Benny Lynch

From Wikipedia, the free encyclopedia
Jump to: navigation, search
Benny Lynch
Statistics
Real name Benny Lynch
Rated at flyweight
Nationality Scottish
Born (1913-08-02)2 August 1913
Gorbals, Glasgow, Scotland
Died 6 August 1946(1946-08-06) (aged 33)
Govan, Scotland
Stance orthodox
Boxing record
Total fights 108
Wins 81
Wins by KO 34
Losses 12
Draws 15
No contests 70

Benny Lynch (2 April 1913 – 6 August 1946 in Gorbals, Glasgow, Scotland) was a Scottish professional boxer who fought in the flyweight division. He is considered by some to be one of the finest boxers below the lightweight division in his era and Ring Magazine has described him as the greatest fighter that Scotland has ever produced. He was born in the Gorbals area of Glasgow and learned his fighting skills in the carnival booths that were popular in the West of Scotland during the Great Depression.[1]

Life and career[edit]

Lynch won the Scottish flyweight boxing title on 16 May 1934 with a 15 round decision over Jim Campbell in Glasgow. He then went on to win the British, European and world flyweight titles from Jackie Brown in an historic bout held in Manchester on 9 September 1935.[2] The fight attracted enormous support from Glaswegians who travelled en masse to support "oor Benny".

There was dispute, on at least on one side of the Atlantic, as to who was the best flyweight boxer in the world. Lynch settled the matter when he out-pointed Filipino Small Montana in London in 1936 to established himself as the undisputed world flyweight boxing champion.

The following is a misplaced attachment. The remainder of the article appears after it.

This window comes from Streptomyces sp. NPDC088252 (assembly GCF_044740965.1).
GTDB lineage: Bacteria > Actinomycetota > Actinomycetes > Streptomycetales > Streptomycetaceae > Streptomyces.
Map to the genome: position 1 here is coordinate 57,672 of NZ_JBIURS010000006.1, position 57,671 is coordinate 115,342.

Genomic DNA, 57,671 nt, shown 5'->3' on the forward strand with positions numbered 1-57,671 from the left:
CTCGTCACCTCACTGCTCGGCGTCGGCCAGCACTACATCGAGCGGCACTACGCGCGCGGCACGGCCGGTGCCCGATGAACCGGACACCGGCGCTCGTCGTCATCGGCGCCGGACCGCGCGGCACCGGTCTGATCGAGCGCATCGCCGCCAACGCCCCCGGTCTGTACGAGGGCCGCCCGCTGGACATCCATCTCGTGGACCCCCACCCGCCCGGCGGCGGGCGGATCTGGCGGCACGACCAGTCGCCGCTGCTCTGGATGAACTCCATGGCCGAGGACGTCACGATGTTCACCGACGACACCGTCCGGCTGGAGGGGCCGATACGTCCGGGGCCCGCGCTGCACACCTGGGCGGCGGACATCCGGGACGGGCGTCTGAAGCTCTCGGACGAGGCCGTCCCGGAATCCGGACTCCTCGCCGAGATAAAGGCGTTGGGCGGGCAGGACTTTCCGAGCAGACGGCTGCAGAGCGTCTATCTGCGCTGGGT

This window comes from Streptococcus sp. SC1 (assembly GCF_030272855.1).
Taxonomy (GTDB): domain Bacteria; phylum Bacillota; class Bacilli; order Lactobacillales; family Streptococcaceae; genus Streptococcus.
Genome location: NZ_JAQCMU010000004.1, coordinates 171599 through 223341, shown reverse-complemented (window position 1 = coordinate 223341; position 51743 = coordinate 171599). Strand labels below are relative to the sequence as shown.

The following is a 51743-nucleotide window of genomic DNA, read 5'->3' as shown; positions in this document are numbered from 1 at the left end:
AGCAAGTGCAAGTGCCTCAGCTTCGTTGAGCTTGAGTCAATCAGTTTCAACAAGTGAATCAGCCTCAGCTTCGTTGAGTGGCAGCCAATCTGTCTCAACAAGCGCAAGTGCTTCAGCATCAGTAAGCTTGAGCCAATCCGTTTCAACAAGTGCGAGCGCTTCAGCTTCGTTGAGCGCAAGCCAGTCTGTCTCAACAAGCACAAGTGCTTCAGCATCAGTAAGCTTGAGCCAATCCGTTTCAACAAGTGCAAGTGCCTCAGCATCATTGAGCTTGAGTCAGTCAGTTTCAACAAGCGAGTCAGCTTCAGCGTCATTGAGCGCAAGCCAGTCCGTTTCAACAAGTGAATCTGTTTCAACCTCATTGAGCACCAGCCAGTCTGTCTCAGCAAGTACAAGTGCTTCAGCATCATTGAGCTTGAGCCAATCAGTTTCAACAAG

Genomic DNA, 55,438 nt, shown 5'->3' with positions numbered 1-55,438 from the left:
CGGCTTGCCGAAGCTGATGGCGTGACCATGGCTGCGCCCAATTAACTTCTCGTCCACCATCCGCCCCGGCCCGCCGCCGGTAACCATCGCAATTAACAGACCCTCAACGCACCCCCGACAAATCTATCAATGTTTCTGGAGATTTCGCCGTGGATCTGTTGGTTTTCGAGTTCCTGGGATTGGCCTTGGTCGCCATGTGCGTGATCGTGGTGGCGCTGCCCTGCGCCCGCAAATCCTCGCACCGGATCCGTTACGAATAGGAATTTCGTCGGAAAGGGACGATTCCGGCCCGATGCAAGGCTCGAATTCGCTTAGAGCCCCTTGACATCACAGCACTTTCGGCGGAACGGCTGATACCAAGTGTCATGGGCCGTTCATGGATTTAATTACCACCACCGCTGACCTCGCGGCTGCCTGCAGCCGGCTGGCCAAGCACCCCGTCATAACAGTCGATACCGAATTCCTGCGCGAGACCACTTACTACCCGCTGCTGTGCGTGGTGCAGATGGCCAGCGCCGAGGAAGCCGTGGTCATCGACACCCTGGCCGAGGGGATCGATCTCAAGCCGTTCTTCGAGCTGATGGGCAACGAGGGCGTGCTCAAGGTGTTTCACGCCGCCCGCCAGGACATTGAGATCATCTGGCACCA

From 1932-36, he lost just five fights; two of them were points losses to Jimmy Warnock a 'southpaw' from Northern Ireland, on 2 March 1936 in Belfast and again on 2 June 1937 in front of a home crowd in Glasgow.

In 1937 he handed legendary English puncher Peter Kane his first loss (KO).

By 1938, Lynch's drinking lifestyle meant that he could no longer make the weight for the flyweight division. He lost his world flyweight title to American Jackie Jurich, when he weighed in at 118.5 lb (53.8 kg), half a pound over the bantamweight limit. This was made sadder by the fact that, despite his weight problems, Lynch stopped Jurich in the 12th round.

Lynch's boxing career was over by the time he was 25 and he battled with alcoholism for the rest of his life. He died in 1946 from malnutrition, aged 33.

His record for the seven years of his professional career was:

Total Bouts: 102
Won: 77 (includes 15 knockouts)
Lost: 10 (one knockout, in his last fight)
Draw: 15

He was inducted into the International Boxing Hall Of Fame in 1998. A film about the life of Benny Lynch, directed by John Mackenzie and starring Robert Carlyle, was made in 2003.

He was featured on the cover of Scottish rock band Gun's second album, Gallus, in 1992.

See also[edit]

References[edit]

  1. ^ Boxrec. "Benny Lynch". Boxrec Fighter Page. Retrieved 26 June 2008. 
  2. ^ Friedrich Unterharnscheidt; Julia Taylor-Unterharnscheidt (14 October 2003). Boxing: medical aspects. Academic Press. p. 60. ISBN 978-0-12-709130-3. Retrieved 22 December 2011. 

External links[edit]

Before he was a boxer he was a runner